NEWS Uncategorized Dec 18, 2018

Business shouldn’t want a “one size fits all” carbon price. Here’s why.

Responding to Canadian Chamber of Commerce

The idea behind the carbon tax is that consumers of carbon products will find their own most efficient ways of cutting carbon consumption. In theory, it seems simple. In practice, however, it’s a much more complex and nuanced endeavor. Politicians disagree. Economists disagree. And now, thanks in part to a new report from the Canadian Chamber of Commerce, it seems business doesn’t agree either.

The Chamber’s report entitled, A Competitive Transition, supports carbon pricing but doesn’t tell the whole story. Let’s be clear; carbon pricing can lead to lower greenhouse gas emissions (GHGs). But, it is not the only cost-effective policy available – a fact the Chamber ignores under the guise of reducing “regulatory duplication” and “supporting small business find their own path.” Granted, I did not see any small businesses sponsor this report.

Carbon pricing works best when paired with complementary policies that measure emissions and mandate, at least in the short term, low carbon fuels. It’s been proven in successful jurisdictions like California. It’s also an inconvenient fact for some and can manipulate conversations advocating for carbon pricing into thinly veiled attacks on renewable fuels policies. This report is no exception.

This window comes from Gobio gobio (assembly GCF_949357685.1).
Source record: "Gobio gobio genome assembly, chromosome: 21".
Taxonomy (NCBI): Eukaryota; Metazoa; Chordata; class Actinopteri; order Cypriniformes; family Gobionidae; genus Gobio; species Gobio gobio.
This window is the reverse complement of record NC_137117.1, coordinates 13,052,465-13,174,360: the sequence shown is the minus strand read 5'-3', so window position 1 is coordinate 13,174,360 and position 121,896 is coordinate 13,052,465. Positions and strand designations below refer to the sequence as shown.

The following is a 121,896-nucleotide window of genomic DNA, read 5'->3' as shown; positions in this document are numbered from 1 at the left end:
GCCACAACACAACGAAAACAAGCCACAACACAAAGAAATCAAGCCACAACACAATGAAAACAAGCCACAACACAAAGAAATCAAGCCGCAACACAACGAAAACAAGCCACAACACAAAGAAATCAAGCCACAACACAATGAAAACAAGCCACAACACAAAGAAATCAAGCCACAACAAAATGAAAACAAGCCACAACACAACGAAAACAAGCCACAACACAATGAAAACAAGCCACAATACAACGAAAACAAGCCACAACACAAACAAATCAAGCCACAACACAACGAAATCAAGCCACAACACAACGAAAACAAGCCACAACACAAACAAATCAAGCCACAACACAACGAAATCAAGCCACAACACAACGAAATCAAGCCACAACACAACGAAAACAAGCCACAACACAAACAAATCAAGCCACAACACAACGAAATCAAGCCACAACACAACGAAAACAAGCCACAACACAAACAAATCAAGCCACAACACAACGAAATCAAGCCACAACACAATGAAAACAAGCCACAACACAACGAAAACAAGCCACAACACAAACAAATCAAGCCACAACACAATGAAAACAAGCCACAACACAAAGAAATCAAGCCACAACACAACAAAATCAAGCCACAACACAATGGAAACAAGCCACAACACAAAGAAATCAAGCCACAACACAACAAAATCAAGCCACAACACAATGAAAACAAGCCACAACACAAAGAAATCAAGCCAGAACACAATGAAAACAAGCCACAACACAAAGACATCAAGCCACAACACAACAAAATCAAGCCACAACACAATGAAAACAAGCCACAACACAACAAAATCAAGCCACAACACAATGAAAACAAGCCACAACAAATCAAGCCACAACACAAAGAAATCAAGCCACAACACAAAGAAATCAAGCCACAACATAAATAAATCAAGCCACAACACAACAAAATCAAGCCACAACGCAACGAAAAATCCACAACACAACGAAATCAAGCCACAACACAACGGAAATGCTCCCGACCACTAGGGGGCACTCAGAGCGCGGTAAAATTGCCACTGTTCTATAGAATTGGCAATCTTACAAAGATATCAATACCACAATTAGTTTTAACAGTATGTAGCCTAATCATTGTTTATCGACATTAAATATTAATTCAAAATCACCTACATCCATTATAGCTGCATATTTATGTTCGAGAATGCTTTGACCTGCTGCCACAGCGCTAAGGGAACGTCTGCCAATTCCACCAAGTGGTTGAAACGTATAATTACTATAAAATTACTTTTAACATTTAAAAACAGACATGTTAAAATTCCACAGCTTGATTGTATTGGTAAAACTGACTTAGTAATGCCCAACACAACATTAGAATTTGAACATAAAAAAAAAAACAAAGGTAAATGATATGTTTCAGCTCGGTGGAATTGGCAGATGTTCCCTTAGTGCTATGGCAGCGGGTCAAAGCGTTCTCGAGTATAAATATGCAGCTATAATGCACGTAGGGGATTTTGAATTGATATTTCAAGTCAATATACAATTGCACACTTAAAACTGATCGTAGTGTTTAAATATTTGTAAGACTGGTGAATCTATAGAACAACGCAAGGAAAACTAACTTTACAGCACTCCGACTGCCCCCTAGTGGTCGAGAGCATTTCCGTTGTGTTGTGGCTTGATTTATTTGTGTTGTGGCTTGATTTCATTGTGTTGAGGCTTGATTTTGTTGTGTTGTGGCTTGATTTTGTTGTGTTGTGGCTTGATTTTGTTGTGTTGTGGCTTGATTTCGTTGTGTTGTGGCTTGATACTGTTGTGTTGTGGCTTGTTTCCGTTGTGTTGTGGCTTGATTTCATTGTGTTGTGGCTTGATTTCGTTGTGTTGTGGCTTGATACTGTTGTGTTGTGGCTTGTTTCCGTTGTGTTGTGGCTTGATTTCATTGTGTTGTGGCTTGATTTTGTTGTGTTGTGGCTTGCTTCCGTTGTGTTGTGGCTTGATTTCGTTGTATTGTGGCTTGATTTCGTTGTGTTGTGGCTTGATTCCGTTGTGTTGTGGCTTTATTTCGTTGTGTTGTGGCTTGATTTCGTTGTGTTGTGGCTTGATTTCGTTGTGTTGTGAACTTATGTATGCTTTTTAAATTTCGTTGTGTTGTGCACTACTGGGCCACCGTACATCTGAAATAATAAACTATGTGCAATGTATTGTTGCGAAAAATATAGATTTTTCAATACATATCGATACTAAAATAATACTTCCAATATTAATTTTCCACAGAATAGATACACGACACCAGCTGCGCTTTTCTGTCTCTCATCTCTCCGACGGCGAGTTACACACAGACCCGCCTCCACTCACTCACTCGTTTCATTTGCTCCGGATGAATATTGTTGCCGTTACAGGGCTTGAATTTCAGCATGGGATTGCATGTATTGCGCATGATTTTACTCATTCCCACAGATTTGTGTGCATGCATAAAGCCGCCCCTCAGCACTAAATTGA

Biofuels are the most affordable low carbon fuel available and are compatible with existing infrastructure.

Claiming increased biofuel production would be a problem for Canadian agriculture and forestry, or that imported biofuels hurt Canada’s energy security is crudely false. Biofuels support domestic farmers and give life to agricultural products that were previously considered waste, such as wood residues. Regarding energy security, open markets are a good thing. It’s perplexing for “The Voice of Canadian Businesses” to now suggest otherwise in an effort to criticize biofuels and clean fuel standards.

Biofuels are the most affordable low carbon fuel available and are compatible with existing infrastructure. Yes, higher carbon prices would lead to higher use and uptake; however, economists have put the needed price for this at $200 per tonne. It’s hard to imagine this being a better path forward for Canadian businesses or the consumers who ultimately will pay the price.

If Canada is to succeed in reducing its greenhouse gas emissions in any meaningful way, it will be the result of a wide range of low carbon fuels and technologies in the mix, and a combination of policies in the market. There is no “one size fits all” policy that works for business and the same is true of the climate. It’s disappointing that a report that could have offered a valuable, business perspective on such a critical public policy discussion fell victim to this all too common pitfall.

Author: Andrea Kent

Andrea is an expert in clean fuels policy who often speaks across Canada and globally about the importance of renewable fuels and environmental technologies in the modern economy. Andrea served as President of Renewable Industries Canada and is a member of its Board of Directors. Andrea joined Greenfield Global in 2017 as its VP of Government and Public Relations.